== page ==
Panin resisted the influence of the Empress’s favorites, something none of his successors had the courage to do. To restrict the influence of the ruling favorites, he suggested the formation of a cabinet council of six or eight ministers, through which all state business was to be transacted; but Catherine, suspecting in the skillfully presented novelty a subtle attempt to limit her power, rejected the suggestion after some hesitation.
Catherine had rather progressive political views but because she came to power in a coup d’état, she feared for her throne and opted for more conservative measures in practice. As much as she respected Panin, she had to keep him at some distance with his views on constitutional monarchy and his attempts to suggest the corresponding reforms.
Panin, however, continued to be indispensable. He owed his influence partly to the fact that he was the governor of Paul, who was greatly attached to him, partly to the peculiar circumstances in which Catherine had mounted the throne, and partly to his knowledge of foreign affairs.
Panin was one of the most learned, accomplished and courteous Russians of his day. The Earl of Buckinghamshire declared him to be the most amiable negotiator he had ever met. Unlike many of his contemporaries, it was impossible to bribe him. It was difficult for him to say “no” but his “yes” didn’t always mean his full accord. Catherine highly valued him for his encyclopedic knowledge. He also had very humane and liberal views and was honest and kind.
Having lived a long time in Europe he was well-acquainted with European culture and etiquette. People like Panin were rare and highly valued in Russian high society. His exceptional diplomatic skills made him many friends and very few enemies, even in social circles.
His charm made him popular with women, although he never married. There are rumors that he was once engaged to Countess Sheremetyeva, who died shortly before their planned marriage.
Panin was also famous for his laziness, which threw many diplomats off-guard. He walked slowly and spoke slowly but with dignity. His taste was impeccable and he was considered the most elegant man in the Imperial court. His taste extended to fine cuisine and he was said to employ the best chef in St. Petersburg.
The Northern Accord
Panin masterminded the famous "Northern Accord" – the union of Baltic Sea states and Great Britain under Russia to oppose the Austrian-Hungarian League. Such an attempt to bring together nations with different aims and characters, however, was destined to fail due to the wide differences of interests of the countries involved.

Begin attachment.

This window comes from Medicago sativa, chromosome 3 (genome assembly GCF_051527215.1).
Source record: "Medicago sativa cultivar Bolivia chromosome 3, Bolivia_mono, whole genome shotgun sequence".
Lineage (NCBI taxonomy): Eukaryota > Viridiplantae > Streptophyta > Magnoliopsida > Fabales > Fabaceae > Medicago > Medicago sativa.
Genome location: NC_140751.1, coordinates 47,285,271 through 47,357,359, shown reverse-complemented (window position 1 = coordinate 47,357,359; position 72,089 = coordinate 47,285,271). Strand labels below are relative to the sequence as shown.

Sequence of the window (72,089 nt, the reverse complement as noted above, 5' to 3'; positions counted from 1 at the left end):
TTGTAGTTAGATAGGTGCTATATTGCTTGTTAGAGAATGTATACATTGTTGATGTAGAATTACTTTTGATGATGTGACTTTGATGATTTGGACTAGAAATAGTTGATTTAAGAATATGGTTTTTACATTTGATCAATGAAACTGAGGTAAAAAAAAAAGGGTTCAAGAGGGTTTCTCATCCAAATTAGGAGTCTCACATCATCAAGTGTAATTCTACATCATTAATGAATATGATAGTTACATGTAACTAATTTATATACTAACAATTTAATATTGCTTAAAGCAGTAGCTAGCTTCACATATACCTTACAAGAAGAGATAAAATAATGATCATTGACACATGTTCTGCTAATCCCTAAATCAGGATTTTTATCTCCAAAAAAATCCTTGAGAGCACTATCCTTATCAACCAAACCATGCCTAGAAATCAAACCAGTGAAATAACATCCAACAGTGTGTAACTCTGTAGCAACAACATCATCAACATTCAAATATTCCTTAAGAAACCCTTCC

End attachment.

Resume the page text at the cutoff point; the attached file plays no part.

The idea of the "Northern Accord," though never quite realized, had important political consequences and influenced the foreign policy of Russia for many years.
Panin’s contribution was clearly seen at the end of the second decade of Catherine’s rule – Russia was no longer ignored on the international scene, but was rather sought after and counseled with.
Catherine, who by this time was 50, felt dissatisfied with her accomplishments and desperately needed fresh blood in the court to help her leave some trace in history. Her new favorite, Grigory Potemkin, was full of energy and threw himself into any project Catherine had in mind. The era of Panin’s prominence was coming to an end.
Panin further incited Catherine’s displeasure by meddling with the marriage arrangements of the Grand Duke Paul and by advocating a closer alliance with Prussia, while the Empress was beginning to lean more and more towards Austria.
Nevertheless, even after the second marriage of Paul, Panin maintained all his old influence over his student, who, like Panin, was now a warm admirer of the King of Prussia. As the Austrian influence increased, Panin found a fresh enemy in Joseph II, and the efforts of the old statesman to prevent a matrimonial alliance between the Russian and Austrian courts convinced Catherine to get rid of her steadfast counselor, dismissing him in 1781.
Catherine’s main reason for fearing Panin was that he thought the Empress should give up the throne once her son was of age to rule the country - something she was not willing to do.
Panin felt betrayed both by Catherine and his subordinates, who received promotions after his dismissal. It dealt a further blow to his already fading health. He spent most of his days in bed, visited daily by the doctor. However, his student Paul I was still as attached as ever to his tutor and spent much time at his deathbed in 1873 seeking counsel regarding the policies of his future reign.